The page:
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Biochem Pharmacol. 1992 Jan 9;43(1):103-7.

Rational design and pre-clinical pharmacology of drugs for reversing multidrug resistance.

Author information

1
Yale University School of Medicine and Comprehensive Cancer Center, Department of Internal Medicine, New Haven, CT.

Abstract

Drugs that interfere with the action of P-glycoprotein (P-gp), the membrane efflux pump responsible for multidrug resistance (MDR), should be valuable in the treatment of patients with drug-resistant cancer. We have used one class of drug, the phenothiazines, to study the structural features required for optimum interference with the function of P-gp. The structure-activity relationships revealed three important components including the hydrophobicity of the tricyclic ring, the length of the alkyl bridge and the charge on the terminal amino group. Trans-flupenthixol is a lead compound that conforms to these structural requirements and demonstrates significant activity as a sensitizer of MDR cell lines to drugs affected by the MDR phenotype. Based on these data, we have proposed a model for the binding of modulators to P-gp and have speculated on the structure of the drug-binding domain. We have developed pre-clinical models of MDR that may help predict clinical activity of chemo-modulators. L1210/VMDRC.06 is a murine lymphocytic leukemia line transformed by a retroviral expression vector containing a full-length cDNA for the human mdr1 gene. K562/VBL1-3 are clones of human myeloid blast cells that were transformed with the same vector. Resistance in these lines is not complicated by changes in the cellular content of glutathione or alterations in topoisomerase II. The transformed L1210 line grows in mice as a slowly proliferating non-metastatic peritoneal implant. Both MDR lines are restored to sensitivity by cyclosporin A or trans-flupenthixol, and the K562 clones are induced to differentiate by hemin. These lines should provide simple, sensitive screens for new drugs for use against cancers expressing P-gp. We have proposed a model to explain how the pumping activity of P-gp is activated in response to toxic drugs. In this schema, basal activity of P-gp is modulated through phosphorylation/dephosphorylation reactions mediated by protein kinase C (PKC) and calcium sensitive phosphatases. In response to the activation of phospholipase C by toxic drugs and the local production of 1,2-diacylglycerol, PKC is translocated to the cell membrane where it phosphorylates P-gp. Following the extrusion of drug from the cell membrane, phospholipase C activity returns to baseline, diacylglycerol is metabolized, PKC returns to the cytosol and serine/threonine phosphatases dephosphorylate P-gp returning it to the basal state.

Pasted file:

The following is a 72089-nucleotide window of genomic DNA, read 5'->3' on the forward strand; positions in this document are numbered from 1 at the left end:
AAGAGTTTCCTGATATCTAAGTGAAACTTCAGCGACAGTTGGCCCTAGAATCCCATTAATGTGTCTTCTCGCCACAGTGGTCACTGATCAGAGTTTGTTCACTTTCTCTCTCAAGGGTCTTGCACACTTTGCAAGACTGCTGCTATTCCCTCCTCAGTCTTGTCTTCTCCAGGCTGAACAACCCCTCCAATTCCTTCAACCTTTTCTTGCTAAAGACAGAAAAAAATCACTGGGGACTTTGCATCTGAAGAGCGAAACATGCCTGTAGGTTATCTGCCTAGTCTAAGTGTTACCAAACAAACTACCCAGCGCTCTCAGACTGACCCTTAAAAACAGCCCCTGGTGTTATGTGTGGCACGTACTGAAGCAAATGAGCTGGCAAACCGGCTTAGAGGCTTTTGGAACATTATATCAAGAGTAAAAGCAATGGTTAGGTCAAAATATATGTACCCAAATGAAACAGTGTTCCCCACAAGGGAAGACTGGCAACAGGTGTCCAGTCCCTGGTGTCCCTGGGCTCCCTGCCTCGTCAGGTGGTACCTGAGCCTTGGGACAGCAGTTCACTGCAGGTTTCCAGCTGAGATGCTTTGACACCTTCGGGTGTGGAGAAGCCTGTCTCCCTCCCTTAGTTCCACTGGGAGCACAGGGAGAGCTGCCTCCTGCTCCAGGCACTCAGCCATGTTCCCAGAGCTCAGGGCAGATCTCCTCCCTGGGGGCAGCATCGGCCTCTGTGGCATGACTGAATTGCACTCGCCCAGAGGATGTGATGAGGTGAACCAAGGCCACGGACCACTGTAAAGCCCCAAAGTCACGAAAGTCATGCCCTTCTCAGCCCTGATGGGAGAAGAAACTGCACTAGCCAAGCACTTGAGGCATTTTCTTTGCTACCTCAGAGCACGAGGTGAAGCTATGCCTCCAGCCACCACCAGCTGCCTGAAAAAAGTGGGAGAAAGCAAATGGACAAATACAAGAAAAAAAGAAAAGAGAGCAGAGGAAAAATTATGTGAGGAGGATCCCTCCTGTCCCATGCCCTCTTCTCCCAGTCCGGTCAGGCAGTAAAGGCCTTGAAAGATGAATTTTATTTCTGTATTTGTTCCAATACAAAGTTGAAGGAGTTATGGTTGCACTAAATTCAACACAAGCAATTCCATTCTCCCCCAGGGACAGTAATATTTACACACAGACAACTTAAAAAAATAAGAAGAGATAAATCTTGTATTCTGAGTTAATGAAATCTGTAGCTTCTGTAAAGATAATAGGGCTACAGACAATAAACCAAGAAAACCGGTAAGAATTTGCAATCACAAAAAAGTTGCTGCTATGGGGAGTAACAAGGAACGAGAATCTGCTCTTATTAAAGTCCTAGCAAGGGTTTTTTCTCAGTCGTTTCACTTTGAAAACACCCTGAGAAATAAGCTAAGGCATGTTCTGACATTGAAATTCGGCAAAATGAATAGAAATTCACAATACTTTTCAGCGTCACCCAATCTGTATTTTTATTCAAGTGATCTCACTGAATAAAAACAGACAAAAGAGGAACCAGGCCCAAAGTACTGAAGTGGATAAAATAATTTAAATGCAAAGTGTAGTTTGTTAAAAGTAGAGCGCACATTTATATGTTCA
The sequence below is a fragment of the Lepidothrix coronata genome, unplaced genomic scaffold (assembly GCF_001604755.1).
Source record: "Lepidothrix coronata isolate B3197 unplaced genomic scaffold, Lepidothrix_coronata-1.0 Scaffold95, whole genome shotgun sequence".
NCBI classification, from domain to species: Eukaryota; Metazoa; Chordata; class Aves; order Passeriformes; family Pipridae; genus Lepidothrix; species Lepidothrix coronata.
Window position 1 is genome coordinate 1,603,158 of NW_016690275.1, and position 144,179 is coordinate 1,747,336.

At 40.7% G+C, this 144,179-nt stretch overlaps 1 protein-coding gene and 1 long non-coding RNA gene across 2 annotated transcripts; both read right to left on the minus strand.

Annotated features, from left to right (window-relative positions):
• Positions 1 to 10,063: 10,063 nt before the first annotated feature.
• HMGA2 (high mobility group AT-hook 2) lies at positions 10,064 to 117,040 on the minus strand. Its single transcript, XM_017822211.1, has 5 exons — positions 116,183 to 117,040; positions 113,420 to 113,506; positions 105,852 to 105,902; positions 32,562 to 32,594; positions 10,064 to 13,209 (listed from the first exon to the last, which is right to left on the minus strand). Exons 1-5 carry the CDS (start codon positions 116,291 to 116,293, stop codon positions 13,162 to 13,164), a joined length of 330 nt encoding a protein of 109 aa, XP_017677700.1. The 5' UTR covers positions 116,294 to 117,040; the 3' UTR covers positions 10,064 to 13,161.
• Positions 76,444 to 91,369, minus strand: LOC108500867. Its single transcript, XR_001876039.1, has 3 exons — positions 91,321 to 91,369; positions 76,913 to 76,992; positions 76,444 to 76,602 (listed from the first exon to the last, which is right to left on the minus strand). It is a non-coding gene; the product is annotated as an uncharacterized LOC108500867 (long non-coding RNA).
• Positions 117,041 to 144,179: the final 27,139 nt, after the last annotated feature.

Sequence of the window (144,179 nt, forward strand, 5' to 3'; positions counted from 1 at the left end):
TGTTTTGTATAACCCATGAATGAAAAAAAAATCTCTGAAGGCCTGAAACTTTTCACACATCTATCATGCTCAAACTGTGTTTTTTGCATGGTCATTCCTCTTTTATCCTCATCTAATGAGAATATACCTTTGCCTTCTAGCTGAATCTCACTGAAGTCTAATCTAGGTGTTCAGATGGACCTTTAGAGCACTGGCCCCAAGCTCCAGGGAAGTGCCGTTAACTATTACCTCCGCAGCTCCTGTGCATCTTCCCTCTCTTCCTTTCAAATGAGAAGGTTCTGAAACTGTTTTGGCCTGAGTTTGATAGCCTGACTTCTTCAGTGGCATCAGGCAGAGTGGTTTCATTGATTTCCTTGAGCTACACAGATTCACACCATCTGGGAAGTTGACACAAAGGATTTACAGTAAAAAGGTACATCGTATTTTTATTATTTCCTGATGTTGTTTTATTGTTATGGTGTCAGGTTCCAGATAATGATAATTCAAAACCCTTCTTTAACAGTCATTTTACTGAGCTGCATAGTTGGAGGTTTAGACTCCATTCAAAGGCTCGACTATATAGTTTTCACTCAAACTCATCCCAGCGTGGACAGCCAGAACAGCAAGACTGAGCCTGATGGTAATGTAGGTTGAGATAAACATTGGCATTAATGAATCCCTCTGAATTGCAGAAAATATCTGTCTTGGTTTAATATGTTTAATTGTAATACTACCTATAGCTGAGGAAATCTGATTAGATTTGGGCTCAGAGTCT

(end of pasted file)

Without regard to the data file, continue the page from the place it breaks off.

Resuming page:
PMID:
1346493
DOI:
10.1016/0006-2952(92)90667-8
[Indexed for MEDLINE]

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